In 2012, it’s no secret that letter writing is a dying art.
In fact, it looks as though handwriting and penmanship may already be dead and buried.
If you are a parent with a child in one of the New York City elementary public schools, according to the new Common Core State Standards (CCSS), handwriting as a subject is no longer required.
In fact, handwriting, penmanship and learning cursive have not been a requirement for quite a time. Go ahead: Ask any fourth-grader about cursive, and you likely will get a “what’s that?”
With the proliferation of digital communications, more and more children are developing their writing skills on a keyboard and less on a piece of paper. Typeface has replaced cursive, and emotions now are conveyed through emoticons.
It’s important to note that CCSS does not say teachers cannot teach handwriting and cursive. But the focus of CCSS is on modern writing skills that enable children to compete in the 21st Century, such as discipline-specific content, including building effective arguments, technical writing, coherency and tone.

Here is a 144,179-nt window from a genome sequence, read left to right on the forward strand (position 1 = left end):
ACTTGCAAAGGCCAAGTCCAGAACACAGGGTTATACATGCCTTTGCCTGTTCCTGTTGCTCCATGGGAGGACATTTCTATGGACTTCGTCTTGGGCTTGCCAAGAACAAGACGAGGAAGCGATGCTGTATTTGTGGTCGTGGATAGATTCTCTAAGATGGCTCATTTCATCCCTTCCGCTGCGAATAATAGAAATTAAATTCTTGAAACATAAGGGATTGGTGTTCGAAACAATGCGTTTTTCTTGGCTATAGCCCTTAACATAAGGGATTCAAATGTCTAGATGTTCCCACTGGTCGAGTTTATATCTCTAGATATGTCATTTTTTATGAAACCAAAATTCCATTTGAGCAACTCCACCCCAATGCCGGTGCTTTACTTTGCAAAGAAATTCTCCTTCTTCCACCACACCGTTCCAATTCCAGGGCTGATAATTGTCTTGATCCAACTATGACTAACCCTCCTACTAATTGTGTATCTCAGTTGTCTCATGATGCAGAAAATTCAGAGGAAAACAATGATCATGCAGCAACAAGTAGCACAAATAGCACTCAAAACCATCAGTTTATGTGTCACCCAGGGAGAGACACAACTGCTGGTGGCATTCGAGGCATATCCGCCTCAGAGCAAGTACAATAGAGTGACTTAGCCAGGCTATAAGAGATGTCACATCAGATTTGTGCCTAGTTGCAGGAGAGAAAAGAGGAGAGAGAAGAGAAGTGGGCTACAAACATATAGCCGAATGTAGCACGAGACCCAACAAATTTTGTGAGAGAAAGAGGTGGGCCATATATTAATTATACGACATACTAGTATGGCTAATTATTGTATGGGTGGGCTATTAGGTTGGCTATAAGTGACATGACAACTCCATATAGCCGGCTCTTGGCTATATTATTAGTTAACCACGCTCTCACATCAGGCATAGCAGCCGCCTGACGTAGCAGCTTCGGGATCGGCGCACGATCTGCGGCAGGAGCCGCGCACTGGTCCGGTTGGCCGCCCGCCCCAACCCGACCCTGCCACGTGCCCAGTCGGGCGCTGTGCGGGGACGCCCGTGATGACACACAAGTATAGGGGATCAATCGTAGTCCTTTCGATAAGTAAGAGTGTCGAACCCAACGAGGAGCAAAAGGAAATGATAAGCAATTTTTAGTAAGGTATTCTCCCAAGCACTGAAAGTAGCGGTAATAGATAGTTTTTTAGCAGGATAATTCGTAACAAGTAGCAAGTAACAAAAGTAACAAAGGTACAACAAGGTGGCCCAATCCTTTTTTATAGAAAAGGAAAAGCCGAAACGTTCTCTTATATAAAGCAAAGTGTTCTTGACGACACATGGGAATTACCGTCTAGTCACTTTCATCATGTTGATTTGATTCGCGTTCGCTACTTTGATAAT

Most can agree: Penmanship probably was not our favorite subject in school. However, as adults, how many of us can imagine a professional life writing without the ease of cursive? What about the tiny little joy of recognizing a loved one's handwriting and, naturally, connecting it to their personality? And what about signatures? What will become of those?
In many ways, handwriting is the last bastion of personalized communication. Once that’s gone entirely, we can look forward to a world where even grandma’s sweet missives will come in a form of a text-- and then, once that becomes too cumbersome, maybe not at all.
What do you think? Should handwriting and cursive once again be a requirement, or is it an irrelevant form of communication that should be left in the past?
Take our poll, and tell us what you think in the comments.